Episode 9 – Moving experiences with alpacas

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This week I wanted to share some thoughts about moving your alpacas from one place to another. Mostly this is straightforward but you would be amazed at the complications that can arise if you don’t keep your wits about you. 

Here are some basic principles that will help you get started

  1. Alpacas are herd animals and like to stay together as a group (mostly) therefore, it is easier to treat them as one and move the whole group whenever possible.
  2. They respond to herding pressure – as you move towards them they will tend to move away.
  3. When they understand what you want of them they are more likely to cooperate – new situations or changes to the usual arrangements will produce hesitancy. 
  4. Slow and steady is better than fast and furious – keeping calm and quiet will achieve better results than rushing and shouting – unless the barn is on fire! And even then… 

If you are able to make the alpacas do what you want but have them think it was their idea you were getting somewhere.

Push or Pull (this is not meant to be a doctor Dolittle reference but it could be!)

There is a time and place for both approaches. Sometimes you will need to be behind them – push, pushing – as mentioned in the introduction this is best done in a gentle manner rather than loud and pushy. There needs to be a space in front that they can move into. The opposite is pull – which is more to do with calling them, or leading them. This requires familiarity – they have to know and trust you and usually they need a good reason to cooperate, such as their being fed. 

Find a call or whistle and use it routinely – they will soon get the idea. The sound of food being shaken in the bucket would also fit into this category, as would noisily dropping the metal food trough which can be effective – even when they are at the far end of the valley. Of course routines that include feeding them at the same time also help.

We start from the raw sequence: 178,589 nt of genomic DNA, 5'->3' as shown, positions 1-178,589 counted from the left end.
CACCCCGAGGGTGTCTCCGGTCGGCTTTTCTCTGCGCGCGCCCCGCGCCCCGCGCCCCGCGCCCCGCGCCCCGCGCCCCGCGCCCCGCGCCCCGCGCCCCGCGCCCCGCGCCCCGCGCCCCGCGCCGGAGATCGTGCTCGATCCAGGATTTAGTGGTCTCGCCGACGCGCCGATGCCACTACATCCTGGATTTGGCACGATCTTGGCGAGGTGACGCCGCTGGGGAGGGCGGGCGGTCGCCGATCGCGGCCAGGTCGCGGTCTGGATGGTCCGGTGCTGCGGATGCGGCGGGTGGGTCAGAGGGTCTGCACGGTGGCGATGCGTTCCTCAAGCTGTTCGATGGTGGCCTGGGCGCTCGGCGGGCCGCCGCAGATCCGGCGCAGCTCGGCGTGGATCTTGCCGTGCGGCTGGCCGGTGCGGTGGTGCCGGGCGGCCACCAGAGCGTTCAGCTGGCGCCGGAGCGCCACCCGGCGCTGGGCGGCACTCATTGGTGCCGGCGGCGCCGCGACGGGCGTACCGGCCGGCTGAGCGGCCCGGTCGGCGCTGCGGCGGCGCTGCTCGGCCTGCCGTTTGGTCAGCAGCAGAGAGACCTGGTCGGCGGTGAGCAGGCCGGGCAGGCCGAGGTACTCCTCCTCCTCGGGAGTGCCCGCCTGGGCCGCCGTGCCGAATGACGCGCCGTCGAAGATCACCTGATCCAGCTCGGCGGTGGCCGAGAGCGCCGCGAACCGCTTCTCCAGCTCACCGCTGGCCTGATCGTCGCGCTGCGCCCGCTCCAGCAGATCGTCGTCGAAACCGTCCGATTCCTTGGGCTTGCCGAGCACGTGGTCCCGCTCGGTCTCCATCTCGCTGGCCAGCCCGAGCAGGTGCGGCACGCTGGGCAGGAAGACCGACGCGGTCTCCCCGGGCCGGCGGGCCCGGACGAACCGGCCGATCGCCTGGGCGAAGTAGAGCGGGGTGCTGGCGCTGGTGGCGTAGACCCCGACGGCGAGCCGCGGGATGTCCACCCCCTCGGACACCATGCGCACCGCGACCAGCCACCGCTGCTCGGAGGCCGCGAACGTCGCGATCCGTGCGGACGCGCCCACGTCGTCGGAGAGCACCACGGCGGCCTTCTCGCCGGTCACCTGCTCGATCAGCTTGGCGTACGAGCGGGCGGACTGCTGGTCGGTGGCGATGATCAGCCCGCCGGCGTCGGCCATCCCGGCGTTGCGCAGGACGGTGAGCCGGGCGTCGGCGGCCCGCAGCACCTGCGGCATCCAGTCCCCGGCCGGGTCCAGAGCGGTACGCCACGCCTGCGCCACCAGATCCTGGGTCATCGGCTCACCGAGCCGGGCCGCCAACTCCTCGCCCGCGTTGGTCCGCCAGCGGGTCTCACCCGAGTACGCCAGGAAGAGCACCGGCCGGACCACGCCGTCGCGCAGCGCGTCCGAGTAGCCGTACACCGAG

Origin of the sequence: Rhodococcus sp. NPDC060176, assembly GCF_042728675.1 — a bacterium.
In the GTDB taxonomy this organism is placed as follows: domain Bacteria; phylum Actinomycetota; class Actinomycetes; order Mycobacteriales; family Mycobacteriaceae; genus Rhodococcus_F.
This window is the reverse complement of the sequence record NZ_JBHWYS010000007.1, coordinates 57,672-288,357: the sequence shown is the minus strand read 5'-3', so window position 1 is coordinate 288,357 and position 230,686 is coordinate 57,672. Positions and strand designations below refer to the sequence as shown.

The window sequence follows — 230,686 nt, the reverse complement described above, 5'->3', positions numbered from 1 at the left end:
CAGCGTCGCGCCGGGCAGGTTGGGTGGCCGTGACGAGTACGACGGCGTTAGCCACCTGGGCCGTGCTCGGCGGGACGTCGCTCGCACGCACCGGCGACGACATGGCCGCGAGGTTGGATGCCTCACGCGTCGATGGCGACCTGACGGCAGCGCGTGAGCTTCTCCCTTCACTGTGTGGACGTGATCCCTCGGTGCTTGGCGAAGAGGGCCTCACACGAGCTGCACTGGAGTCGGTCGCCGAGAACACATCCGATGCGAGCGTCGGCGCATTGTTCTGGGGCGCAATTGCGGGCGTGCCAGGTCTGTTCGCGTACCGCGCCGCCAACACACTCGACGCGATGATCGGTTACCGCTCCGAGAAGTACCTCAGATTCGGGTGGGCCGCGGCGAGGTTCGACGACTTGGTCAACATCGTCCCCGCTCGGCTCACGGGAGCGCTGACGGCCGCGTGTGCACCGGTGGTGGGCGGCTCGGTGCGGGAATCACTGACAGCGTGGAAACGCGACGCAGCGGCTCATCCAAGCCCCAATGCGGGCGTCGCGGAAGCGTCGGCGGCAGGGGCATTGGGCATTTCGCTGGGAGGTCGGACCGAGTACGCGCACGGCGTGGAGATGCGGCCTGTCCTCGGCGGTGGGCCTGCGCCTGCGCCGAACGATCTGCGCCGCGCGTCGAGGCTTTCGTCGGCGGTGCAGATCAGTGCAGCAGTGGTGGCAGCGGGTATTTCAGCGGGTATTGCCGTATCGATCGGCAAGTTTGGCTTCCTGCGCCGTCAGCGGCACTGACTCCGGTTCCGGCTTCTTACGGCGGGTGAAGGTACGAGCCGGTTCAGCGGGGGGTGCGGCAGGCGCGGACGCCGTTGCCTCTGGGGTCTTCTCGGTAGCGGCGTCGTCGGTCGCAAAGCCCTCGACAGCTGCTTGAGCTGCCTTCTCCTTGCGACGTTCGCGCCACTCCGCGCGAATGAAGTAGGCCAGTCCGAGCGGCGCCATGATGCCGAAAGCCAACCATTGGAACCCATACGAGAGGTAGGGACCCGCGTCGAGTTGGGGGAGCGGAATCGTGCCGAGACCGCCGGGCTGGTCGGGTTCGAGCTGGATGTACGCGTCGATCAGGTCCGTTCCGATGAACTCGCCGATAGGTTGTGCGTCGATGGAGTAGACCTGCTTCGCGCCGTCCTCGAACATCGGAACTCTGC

Make it easy for them to do what you want them to do

Lane ways and single option routes make life simpler for the push approach. If you have a  fenced corridor running between gates that you can open, there is only one way that they can go and they can even be left to take as long as they like grazing the path as they go, knowing that they’re not going to escape. If you need to hurry them to the new position, you can always apply some herding pressure from behind – slow and steady.

A word of warning – always, always open or close the gate or gates you need to before you start trying to move them. Think, plan ahead and prepare. If there is an alternative route they are likely to take it. Numbers of times I have not remembered to do this and experienced the frustration of encouraging them to come down into the stable, only to find that they turn the corner and go back from where I just collected them rather than entering the stable. They do know when you are trying to do something that they will probably not enjoy.

Females with cria at foot

I think I have made mentioned before about the challenge of moving females with newborn or young cria at foot. This requires a different herding technique because the babies do not understand the rules and if they don’t move the mothers will not move. It is something I wish I had been told before my first cria were born but I soon learned my lesson and found a new strategy to achieve herding with cria. This inevitably takes more time than usual.

Fences are your friends

By which I mean that it is possible to apply herding pressure so that the group of Alpacas move across the field until they reach the fence and then you move them along the fence to the necessary opening, usually a gate. This is part of the thinking you need to do in advance about your field layout. This will include creating laneways and putting gates in the right place, to allow you to work the alpacas along the fence. Designing carefully in the first place can save you so much time in the long run.

Arms and Wands